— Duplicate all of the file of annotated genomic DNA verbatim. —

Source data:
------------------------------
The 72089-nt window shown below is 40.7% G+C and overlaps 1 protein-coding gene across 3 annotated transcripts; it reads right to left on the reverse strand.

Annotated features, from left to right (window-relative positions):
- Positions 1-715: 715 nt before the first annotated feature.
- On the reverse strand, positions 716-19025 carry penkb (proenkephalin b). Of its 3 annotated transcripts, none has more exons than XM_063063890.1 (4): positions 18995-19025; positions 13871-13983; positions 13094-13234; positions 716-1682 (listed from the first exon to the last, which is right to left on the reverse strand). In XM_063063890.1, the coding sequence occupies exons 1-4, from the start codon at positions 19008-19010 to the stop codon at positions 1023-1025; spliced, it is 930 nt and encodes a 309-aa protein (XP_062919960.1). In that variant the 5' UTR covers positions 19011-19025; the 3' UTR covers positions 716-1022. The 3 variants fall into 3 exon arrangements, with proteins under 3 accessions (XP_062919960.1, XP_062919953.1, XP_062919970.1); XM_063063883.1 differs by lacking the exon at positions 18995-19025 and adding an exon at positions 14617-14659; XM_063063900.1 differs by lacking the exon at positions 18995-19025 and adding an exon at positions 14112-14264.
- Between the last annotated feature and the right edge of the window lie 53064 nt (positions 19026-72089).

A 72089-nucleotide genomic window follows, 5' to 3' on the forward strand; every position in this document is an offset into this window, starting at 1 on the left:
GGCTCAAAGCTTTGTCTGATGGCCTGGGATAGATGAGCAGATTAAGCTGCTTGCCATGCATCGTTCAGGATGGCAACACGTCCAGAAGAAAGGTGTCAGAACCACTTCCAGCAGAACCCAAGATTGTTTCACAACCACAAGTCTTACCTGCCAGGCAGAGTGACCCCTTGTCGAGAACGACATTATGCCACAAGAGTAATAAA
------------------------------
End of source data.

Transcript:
The 72089-nt window shown below is 40.7% G+C and overlaps 1 protein-coding gene across 3 annotated transcripts; it reads right to left on the reverse strand.

Annotated features, from left to right (window-relative positions):
- Positions 1-715: 715 nt before the first annotated feature.
- On the reverse strand, positions 716-19025 carry penkb (proenkephalin b). Of its 3 annotated transcripts, none has more exons than XM_063063890.1 (4): positions 18995-19025; positions 13871-13983; positions 13094-13234; positions 716-1682 (listed from the first exon to the last, which is right to left on the reverse strand). In XM_063063890.1, the coding sequence occupies exons 1-4, from the start codon at positions 19008-19010 to the stop codon at positions 1023-1025; spliced, it is 930 nt and encodes a 309-aa protein (XP_062919960.1). In that variant the 5' UTR covers positions 19011-19025; the 3' UTR covers positions 716-1022. The 3 variants fall into 3 exon arrangements, with proteins under 3 accessions (XP_062919960.1, XP_062919953.1, XP_062919970.1); XM_063063883.1 differs by lacking the exon at positions 18995-19025 and adding an exon at positions 14617-14659; XM_063063900.1 differs by lacking the exon at positions 18995-19025 and adding an exon at positions 14112-14264.
- Between the last annotated feature and the right edge of the window lie 53064 nt (positions 19026-72089).

A 72089-nucleotide genomic window follows, 5' to 3' on the forward strand; every position in this document is an offset into this window, starting at 1 on the left:
GGCTCAAAGCTTTGTCTGATGGCCTGGGATAGATGAGCAGATTAAGCTGCTTGCCATGCATCGTTCAGGATGGCAACACGTCCAGAAGAAAGGTGTCAGAACCACTTCCAGCAGAACCCAAGATTGTTTCACAACCACAAGTCTTACCTGCCAGGCAGAGTGACCCCTTGTCGAGAACGACATTATGCCACAAGAGTAATAAA